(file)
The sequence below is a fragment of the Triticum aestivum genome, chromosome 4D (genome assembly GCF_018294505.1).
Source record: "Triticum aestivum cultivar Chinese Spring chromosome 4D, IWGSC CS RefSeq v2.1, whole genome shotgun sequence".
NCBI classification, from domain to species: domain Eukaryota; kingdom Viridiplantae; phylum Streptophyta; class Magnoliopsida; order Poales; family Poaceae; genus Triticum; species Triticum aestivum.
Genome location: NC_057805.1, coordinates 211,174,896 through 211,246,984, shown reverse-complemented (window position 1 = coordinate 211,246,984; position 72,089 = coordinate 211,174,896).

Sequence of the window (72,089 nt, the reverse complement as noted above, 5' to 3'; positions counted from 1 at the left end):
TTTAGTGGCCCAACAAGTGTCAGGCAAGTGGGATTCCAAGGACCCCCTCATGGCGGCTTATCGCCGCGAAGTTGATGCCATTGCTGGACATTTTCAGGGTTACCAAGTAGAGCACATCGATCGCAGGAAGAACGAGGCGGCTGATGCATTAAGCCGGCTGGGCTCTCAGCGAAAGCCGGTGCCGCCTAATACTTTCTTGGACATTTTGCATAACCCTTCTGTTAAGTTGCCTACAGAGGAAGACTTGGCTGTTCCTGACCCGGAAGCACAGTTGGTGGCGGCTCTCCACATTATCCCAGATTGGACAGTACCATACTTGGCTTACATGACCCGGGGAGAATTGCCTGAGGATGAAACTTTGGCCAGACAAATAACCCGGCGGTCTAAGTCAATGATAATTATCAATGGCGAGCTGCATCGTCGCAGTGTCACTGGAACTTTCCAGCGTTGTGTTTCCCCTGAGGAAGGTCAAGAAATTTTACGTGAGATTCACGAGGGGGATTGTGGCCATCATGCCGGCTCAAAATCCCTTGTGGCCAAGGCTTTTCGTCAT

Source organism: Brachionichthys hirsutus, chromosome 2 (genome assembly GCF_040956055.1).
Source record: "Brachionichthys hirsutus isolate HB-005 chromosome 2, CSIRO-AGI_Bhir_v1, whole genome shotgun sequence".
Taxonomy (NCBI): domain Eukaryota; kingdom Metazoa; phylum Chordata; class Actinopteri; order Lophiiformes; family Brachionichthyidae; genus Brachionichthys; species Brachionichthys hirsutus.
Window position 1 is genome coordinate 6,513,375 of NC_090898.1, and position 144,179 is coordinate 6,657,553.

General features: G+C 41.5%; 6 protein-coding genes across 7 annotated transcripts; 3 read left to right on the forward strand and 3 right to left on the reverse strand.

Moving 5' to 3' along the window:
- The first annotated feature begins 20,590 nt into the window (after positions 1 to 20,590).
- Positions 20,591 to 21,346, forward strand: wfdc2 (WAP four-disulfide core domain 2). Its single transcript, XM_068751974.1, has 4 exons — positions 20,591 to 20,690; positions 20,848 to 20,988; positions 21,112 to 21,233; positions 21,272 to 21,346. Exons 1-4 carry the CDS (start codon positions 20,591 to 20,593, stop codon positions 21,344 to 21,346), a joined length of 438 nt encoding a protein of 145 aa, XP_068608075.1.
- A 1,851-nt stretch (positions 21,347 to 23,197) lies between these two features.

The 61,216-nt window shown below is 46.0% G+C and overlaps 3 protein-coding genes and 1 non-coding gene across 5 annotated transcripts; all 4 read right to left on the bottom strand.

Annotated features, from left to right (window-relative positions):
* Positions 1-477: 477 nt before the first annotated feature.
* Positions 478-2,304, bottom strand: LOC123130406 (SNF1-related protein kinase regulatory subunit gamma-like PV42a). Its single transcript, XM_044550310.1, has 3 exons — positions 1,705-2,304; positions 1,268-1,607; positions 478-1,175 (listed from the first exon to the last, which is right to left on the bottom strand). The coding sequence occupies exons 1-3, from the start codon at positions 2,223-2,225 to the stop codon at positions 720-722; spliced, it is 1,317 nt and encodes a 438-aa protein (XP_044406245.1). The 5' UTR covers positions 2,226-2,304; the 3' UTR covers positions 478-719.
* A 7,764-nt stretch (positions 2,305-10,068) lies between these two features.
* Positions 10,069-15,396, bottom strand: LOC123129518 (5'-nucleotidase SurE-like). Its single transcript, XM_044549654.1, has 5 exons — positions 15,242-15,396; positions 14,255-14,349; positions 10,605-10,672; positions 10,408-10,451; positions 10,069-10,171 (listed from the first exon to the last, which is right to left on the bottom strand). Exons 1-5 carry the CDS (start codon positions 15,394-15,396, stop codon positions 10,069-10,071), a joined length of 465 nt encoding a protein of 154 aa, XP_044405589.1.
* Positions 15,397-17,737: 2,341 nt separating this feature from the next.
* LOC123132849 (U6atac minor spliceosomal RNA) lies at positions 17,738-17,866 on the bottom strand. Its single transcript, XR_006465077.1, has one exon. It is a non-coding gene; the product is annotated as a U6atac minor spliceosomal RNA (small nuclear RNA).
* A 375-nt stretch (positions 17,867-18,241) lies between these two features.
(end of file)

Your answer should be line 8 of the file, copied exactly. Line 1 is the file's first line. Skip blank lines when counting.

Source record: "Brachionichthys hirsutus isolate HB-005 chromosome 2, CSIRO-AGI_Bhir_v1, whole genome shotgun sequence".